Monaghan football legend Dick Clerkin has this morning brought down the curtain on his storied career with The Farney.
Clerkin was the last remaining player to have made his inter-county debut in the 1990s, and took to his column in the Irish Examiner to call time on a playing career which spanned nearly two decades.
End of the road! 😥🔵⚪️❤️ pic.twitter.com/lvwBFdxeQT
— D Clerkin (@clerkin_d) November 1, 2016
Truth be told, it'd be doing Clerkin's poignant article a disservice to label it a 'farewell statement'. It's more than that, and is frankly worth the price of the paper alone. Reflecting on a career inspired by the success of his father before him, Clerkin writes:
A creditable performance, on that otherwise forgettable night in Louth, marked the start of a roller-coaster journey that would take us around almost every county ground in the country.
Of the 180 or so times I have played for Monaghan since, you could have counted the games he missed on one hand. There were familiar words of advice before every one. Yet over a relatively short phone call last Friday evening, we both agreed now was the right time to leave it behind.
Discussing it with my wife Alison at length over the past few months, we both agreed that, for various reasons, it was time to move on. Crucially it feels right, but if I’m honest I knew long before now.
Clerkin revealed that a fateful day in July, which didn't see him feature off the bench despite his side's struggles with giantkillers Longford, was when he realised his Farney career was drawing to its conclusion. Despite it transpiring to be a sad day for Clerkin and Monaghan, it also provided the 34-year-old with one of his fondest memories:
A qualifier defeat to Longford in Clones marked my final day with Monaghan. With the boys struggling with the after-effects of a gruelling two-game battle with Donegal in the weeks previous, I watched on helplessly as a Longford ambush unfolded. Warming up, hoping to get one last run, I glanced into the crowd only to see my eldest son, Cailean, smiling curiously at me from only a few feet away.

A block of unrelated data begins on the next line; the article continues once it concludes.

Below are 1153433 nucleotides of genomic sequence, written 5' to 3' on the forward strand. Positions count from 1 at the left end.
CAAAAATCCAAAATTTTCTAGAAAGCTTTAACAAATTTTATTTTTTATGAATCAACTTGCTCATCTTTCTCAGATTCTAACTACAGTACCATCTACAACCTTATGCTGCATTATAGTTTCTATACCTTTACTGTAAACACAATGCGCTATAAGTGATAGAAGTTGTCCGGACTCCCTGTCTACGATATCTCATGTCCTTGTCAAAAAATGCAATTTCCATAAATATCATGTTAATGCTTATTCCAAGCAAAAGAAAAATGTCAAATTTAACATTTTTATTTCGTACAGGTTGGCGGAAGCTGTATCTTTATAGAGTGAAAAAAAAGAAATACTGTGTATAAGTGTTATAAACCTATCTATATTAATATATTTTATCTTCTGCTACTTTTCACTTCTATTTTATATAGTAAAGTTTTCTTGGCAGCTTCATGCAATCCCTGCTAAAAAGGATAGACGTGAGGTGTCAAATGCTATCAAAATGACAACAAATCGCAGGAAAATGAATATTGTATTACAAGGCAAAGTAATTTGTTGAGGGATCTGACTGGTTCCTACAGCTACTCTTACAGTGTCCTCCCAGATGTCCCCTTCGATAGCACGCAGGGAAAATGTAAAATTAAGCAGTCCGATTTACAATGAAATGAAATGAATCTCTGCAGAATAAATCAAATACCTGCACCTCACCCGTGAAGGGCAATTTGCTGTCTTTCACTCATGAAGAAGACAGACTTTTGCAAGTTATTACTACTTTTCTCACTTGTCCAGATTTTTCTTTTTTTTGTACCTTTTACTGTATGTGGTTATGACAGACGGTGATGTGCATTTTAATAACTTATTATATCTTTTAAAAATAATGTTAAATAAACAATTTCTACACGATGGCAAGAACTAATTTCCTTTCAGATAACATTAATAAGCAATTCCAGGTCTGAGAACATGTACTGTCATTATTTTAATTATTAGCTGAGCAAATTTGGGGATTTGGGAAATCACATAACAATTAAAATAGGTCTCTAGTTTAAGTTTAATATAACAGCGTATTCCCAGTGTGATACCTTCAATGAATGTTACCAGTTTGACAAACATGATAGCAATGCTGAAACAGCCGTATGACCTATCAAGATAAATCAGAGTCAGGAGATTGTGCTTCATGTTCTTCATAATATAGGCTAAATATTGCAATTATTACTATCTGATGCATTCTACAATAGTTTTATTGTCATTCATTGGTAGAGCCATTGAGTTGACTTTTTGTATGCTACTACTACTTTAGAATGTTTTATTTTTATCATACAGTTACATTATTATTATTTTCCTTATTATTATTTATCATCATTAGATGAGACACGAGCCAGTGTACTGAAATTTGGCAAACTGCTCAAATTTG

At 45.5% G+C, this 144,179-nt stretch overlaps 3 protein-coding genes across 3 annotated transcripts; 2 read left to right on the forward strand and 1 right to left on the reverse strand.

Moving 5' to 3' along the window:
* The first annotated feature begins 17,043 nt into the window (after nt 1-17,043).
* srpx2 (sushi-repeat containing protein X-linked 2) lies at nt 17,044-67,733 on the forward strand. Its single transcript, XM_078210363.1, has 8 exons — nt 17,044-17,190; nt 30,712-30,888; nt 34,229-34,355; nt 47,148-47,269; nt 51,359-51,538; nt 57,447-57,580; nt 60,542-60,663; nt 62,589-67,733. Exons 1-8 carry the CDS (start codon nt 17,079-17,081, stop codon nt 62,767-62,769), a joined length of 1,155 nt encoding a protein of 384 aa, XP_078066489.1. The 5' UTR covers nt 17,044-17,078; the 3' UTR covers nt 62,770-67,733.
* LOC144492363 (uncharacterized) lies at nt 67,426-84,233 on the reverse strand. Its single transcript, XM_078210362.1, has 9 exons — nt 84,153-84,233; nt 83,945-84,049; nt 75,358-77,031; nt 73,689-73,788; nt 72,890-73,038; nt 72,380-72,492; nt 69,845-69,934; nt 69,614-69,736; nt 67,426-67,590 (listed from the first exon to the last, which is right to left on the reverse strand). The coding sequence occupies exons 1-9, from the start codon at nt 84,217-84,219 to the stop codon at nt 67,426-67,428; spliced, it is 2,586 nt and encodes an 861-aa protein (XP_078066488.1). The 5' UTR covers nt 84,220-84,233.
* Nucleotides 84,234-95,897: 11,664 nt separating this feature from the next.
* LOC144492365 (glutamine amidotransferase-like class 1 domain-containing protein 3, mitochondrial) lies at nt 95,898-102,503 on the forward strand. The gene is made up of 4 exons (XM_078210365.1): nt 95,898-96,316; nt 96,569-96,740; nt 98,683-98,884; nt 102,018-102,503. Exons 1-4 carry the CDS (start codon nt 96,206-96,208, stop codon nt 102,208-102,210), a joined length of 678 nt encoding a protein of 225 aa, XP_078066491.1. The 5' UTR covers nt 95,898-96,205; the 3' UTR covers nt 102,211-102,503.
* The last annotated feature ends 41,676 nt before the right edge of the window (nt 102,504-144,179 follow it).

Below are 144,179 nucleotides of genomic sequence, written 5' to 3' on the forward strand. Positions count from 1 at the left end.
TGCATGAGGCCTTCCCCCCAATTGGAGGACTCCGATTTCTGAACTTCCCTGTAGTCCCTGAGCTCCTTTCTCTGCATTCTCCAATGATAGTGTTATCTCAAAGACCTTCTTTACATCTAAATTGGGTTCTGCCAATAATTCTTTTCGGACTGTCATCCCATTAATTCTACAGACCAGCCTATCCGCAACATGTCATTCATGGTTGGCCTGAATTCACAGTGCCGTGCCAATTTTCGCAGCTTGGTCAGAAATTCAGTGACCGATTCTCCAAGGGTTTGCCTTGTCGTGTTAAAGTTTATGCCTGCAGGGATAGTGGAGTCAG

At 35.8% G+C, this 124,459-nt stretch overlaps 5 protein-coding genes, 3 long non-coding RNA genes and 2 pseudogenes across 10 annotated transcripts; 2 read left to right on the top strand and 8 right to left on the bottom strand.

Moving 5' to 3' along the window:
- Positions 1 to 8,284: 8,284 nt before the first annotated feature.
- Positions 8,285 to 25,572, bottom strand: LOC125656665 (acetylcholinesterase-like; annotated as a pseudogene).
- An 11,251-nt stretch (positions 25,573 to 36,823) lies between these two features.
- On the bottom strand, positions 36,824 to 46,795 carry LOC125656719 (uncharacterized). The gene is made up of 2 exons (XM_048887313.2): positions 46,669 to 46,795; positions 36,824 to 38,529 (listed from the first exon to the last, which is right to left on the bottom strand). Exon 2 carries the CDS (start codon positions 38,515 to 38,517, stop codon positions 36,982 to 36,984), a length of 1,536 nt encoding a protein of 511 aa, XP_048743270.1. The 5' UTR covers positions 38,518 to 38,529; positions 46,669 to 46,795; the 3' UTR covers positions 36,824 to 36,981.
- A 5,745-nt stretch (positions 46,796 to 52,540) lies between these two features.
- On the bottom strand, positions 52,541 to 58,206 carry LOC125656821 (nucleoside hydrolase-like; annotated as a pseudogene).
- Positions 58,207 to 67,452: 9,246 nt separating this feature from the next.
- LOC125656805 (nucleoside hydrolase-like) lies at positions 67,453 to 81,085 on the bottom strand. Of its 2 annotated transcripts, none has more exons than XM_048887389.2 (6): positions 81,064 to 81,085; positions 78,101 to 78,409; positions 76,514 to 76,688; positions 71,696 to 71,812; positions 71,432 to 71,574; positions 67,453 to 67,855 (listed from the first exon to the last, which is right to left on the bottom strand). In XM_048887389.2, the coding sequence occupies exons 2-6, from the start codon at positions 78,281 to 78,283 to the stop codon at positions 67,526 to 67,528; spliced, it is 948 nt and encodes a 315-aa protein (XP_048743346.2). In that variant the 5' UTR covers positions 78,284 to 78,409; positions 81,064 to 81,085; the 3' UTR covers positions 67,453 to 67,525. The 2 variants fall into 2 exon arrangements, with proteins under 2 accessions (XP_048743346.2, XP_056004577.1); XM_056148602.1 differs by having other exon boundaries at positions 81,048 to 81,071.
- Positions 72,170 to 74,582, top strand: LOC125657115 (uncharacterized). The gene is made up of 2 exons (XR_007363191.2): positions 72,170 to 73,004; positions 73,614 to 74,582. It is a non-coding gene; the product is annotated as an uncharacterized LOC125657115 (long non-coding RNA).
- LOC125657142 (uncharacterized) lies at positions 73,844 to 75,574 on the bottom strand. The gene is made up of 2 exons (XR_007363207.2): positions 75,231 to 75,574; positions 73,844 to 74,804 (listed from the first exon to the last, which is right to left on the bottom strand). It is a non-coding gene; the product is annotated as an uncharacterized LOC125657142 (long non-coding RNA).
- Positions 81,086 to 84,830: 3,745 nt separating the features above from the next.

He had been running along the front of the stand, mimicking my warm-up all evening. Making way for youth, I watched the final sub being brought on ahead of me. I knew there and then I was unlikely to be togged out for Monaghan again.
Before walking back to the stand, I motioned to Cailean to go for one last length of the stand together. He won’t remember it, but I will. One last memory to treasure, from an already bulging collection.
On Monaghan football itself, and his role within it, Clerkin writes:
I have witnessed a remarkable transformation in the psyche of Monaghan football during my career. Motivated by pride, sustained by hard work, validated with success. I am not going to patronise with thanks the countless people who have contributed to making Monaghan football what it is today. Striking an almost perfect balance between club and county, Monaghan football and all those responsible, should be held up as a shining example of what can be achieved with relatively limited resources. Supporters, administrators, sponsors, and mentors, all with a like-minded sense of duty and passion, for something bigger than ourselves.
I am proud to have been part of that transformation.
He signs off:
Slán libh, agus go raibh maith agaibh.
It's a wonderful piece which encompasses far more than the above, and we'd recommend popping down to the shop to pick up today's Examiner to give it a gander, or alternatively you can check it out on their website.